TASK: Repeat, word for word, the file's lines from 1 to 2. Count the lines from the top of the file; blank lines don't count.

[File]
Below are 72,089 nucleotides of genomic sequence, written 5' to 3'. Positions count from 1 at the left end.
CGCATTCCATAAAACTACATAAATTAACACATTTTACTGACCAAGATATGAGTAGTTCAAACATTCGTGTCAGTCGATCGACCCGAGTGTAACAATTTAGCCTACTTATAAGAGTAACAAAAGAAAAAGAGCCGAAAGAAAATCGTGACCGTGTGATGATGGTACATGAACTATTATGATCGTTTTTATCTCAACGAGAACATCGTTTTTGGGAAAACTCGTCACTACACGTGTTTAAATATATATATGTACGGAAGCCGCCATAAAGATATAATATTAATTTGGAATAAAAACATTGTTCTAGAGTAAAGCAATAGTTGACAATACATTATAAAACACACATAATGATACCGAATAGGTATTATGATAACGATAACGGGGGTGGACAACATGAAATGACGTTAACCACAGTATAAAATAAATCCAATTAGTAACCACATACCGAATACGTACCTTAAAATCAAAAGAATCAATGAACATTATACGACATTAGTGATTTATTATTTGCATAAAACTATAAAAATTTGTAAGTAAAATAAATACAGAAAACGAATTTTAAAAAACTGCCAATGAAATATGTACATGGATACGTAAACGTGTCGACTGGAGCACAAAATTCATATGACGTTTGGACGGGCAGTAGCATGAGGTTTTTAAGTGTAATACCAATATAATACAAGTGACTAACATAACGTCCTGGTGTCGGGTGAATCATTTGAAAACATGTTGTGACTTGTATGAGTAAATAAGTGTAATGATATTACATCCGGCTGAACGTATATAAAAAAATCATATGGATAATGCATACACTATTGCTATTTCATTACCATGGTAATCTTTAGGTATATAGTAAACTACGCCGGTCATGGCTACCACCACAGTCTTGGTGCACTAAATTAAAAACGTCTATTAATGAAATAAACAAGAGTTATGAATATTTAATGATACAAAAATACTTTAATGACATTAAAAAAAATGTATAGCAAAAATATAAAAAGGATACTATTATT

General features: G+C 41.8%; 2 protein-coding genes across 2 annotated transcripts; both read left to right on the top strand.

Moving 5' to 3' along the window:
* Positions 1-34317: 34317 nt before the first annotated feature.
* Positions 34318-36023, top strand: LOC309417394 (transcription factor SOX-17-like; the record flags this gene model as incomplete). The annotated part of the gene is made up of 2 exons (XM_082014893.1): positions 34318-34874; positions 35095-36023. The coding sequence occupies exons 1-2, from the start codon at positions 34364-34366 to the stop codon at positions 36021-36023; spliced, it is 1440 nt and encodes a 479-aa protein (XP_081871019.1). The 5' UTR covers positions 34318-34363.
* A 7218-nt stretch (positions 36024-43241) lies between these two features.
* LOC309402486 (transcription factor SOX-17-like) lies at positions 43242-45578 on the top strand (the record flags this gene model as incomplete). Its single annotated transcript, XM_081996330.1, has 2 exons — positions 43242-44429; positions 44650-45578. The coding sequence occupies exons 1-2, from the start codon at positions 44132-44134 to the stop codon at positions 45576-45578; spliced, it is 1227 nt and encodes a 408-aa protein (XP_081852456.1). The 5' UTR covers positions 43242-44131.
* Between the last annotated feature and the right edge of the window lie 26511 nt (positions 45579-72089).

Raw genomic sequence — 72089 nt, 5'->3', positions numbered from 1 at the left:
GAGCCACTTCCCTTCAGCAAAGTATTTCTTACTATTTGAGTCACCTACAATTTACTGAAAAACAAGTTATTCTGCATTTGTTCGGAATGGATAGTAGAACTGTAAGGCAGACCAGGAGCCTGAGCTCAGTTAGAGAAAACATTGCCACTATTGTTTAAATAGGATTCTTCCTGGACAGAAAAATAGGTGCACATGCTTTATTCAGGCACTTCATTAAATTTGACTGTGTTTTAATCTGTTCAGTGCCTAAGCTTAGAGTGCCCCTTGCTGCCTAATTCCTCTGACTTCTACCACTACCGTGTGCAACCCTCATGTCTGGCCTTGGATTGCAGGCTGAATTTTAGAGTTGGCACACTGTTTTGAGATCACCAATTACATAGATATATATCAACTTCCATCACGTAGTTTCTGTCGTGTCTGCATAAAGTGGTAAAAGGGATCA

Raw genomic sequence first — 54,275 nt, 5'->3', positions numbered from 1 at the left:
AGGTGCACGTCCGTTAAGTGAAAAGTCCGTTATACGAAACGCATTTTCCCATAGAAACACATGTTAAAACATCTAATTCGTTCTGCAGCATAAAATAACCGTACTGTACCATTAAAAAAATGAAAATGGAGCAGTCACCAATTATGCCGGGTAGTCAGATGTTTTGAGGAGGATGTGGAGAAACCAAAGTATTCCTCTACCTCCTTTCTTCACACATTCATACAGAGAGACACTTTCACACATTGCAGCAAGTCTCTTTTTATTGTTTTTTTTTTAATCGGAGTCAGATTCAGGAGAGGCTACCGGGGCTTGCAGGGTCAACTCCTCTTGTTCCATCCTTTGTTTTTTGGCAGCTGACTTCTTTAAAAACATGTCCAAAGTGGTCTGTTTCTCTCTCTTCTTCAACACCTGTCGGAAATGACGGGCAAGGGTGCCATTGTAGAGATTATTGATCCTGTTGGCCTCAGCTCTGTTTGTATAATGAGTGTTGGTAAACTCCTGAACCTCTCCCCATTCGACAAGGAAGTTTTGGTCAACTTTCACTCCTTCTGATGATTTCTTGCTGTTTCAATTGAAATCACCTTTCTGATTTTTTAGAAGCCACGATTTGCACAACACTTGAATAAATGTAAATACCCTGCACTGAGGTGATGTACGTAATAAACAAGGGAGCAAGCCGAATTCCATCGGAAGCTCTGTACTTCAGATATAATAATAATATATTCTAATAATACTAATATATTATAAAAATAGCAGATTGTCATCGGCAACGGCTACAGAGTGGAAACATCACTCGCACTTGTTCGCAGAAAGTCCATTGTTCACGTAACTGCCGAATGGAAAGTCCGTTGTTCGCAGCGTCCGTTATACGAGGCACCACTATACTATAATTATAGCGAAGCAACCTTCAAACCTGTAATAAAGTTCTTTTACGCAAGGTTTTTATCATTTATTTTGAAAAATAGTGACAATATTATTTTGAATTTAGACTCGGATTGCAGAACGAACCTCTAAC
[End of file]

Below are 72,089 nucleotides of genomic sequence, written 5' to 3'. Positions count from 1 at the left end.
CGCATTCCATAAAACTACATAAATTAACACATTTTACTGACCAAGATATGAGTAGTTCAAACATTCGTGTCAGTCGATCGACCCGAGTGTAACAATTTAGCCTACTTATAAGAGTAACAAAAGAAAAAGAGCCGAAAGAAAATCGTGACCGTGTGATGATGGTACATGAACTATTATGATCGTTTTTATCTCAACGAGAACATCGTTTTTGGGAAAACTCGTCACTACACGTGTTTAAATATATATATGTACGGAAGCCGCCATAAAGATATAATATTAATTTGGAATAAAAACATTGTTCTAGAGTAAAGCAATAGTTGACAATACATTATAAAACACACATAATGATACCGAATAGGTATTATGATAACGATAACGGGGGTGGACAACATGAAATGACGTTAACCACAGTATAAAATAAATCCAATTAGTAACCACATACCGAATACGTACCTTAAAATCAAAAGAATCAATGAACATTATACGACATTAGTGATTTATTATTTGCATAAAACTATAAAAATTTGTAAGTAAAATAAATACAGAAAACGAATTTTAAAAAACTGCCAATGAAATATGTACATGGATACGTAAACGTGTCGACTGGAGCACAAAATTCATATGACGTTTGGACGGGCAGTAGCATGAGGTTTTTAAGTGTAATACCAATATAATACAAGTGACTAACATAACGTCCTGGTGTCGGGTGAATCATTTGAAAACATGTTGTGACTTGTATGAGTAAATAAGTGTAATGATATTACATCCGGCTGAACGTATATAAAAAAATCATATGGATAATGCATACACTATTGCTATTTCATTACCATGGTAATCTTTAGGTATATAGTAAACTACGCCGGTCATGGCTACCACCACAGTCTTGGTGCACTAAATTAAAAACGTCTATTAATGAAATAAACAAGAGTTATGAATATTTAATGATACAAAAATACTTTAATGACATTAAAAAAAATGTATAGCAAAAATATAAAAAGGATACTATTATT